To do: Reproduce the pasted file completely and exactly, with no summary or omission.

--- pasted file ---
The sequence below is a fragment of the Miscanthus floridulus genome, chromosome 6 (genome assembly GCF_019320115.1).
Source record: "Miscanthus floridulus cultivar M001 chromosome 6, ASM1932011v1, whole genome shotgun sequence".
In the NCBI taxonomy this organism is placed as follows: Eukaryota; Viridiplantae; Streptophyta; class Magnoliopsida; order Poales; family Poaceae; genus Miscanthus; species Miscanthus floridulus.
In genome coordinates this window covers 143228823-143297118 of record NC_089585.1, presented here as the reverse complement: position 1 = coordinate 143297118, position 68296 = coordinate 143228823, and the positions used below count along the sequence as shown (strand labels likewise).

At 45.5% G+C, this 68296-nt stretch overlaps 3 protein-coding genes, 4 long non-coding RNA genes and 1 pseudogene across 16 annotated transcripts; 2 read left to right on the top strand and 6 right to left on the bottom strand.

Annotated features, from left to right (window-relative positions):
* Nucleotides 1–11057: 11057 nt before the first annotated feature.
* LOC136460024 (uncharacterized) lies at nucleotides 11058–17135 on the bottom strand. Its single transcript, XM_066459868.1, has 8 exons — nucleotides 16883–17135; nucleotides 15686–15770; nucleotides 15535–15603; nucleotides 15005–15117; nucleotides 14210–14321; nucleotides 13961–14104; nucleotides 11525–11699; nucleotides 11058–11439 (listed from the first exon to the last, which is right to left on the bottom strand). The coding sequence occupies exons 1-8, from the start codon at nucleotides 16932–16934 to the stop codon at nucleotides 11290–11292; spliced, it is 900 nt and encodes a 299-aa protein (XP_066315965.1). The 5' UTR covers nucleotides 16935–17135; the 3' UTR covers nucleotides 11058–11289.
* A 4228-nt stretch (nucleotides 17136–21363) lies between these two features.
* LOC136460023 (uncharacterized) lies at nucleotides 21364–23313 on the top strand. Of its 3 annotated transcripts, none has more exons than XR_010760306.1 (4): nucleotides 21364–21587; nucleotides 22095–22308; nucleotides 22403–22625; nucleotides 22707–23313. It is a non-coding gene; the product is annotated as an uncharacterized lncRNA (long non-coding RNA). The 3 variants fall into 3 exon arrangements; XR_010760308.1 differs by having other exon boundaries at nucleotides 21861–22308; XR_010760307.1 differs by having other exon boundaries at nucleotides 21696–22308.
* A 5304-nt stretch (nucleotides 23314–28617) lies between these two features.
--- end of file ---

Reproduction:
The sequence below is a fragment of the Miscanthus floridulus genome, chromosome 6 (genome assembly GCF_019320115.1).
Source record: "Miscanthus floridulus cultivar M001 chromosome 6, ASM1932011v1, whole genome shotgun sequence".
In the NCBI taxonomy this organism is placed as follows: Eukaryota; Viridiplantae; Streptophyta; class Magnoliopsida; order Poales; family Poaceae; genus Miscanthus; species Miscanthus floridulus.
In genome coordinates this window covers 143228823-143297118 of record NC_089585.1, presented here as the reverse complement: position 1 = coordinate 143297118, position 68296 = coordinate 143228823, and the positions used below count along the sequence as shown (strand labels likewise).

At 45.5% G+C, this 68296-nt stretch overlaps 3 protein-coding genes, 4 long non-coding RNA genes and 1 pseudogene across 16 annotated transcripts; 2 read left to right on the top strand and 6 right to left on the bottom strand.

Annotated features, from left to right (window-relative positions):
* Nucleotides 1–11057: 11057 nt before the first annotated feature.
* LOC136460024 (uncharacterized) lies at nucleotides 11058–17135 on the bottom strand. Its single transcript, XM_066459868.1, has 8 exons — nucleotides 16883–17135; nucleotides 15686–15770; nucleotides 15535–15603; nucleotides 15005–15117; nucleotides 14210–14321; nucleotides 13961–14104; nucleotides 11525–11699; nucleotides 11058–11439 (listed from the first exon to the last, which is right to left on the bottom strand). The coding sequence occupies exons 1-8, from the start codon at nucleotides 16932–16934 to the stop codon at nucleotides 11290–11292; spliced, it is 900 nt and encodes a 299-aa protein (XP_066315965.1). The 5' UTR covers nucleotides 16935–17135; the 3' UTR covers nucleotides 11058–11289.
* A 4228-nt stretch (nucleotides 17136–21363) lies between these two features.
* LOC136460023 (uncharacterized) lies at nucleotides 21364–23313 on the top strand. Of its 3 annotated transcripts, none has more exons than XR_010760306.1 (4): nucleotides 21364–21587; nucleotides 22095–22308; nucleotides 22403–22625; nucleotides 22707–23313. It is a non-coding gene; the product is annotated as an uncharacterized lncRNA (long non-coding RNA). The 3 variants fall into 3 exon arrangements; XR_010760308.1 differs by having other exon boundaries at nucleotides 21861–22308; XR_010760307.1 differs by having other exon boundaries at nucleotides 21696–22308.
* A 5304-nt stretch (nucleotides 23314–28617) lies between these two features.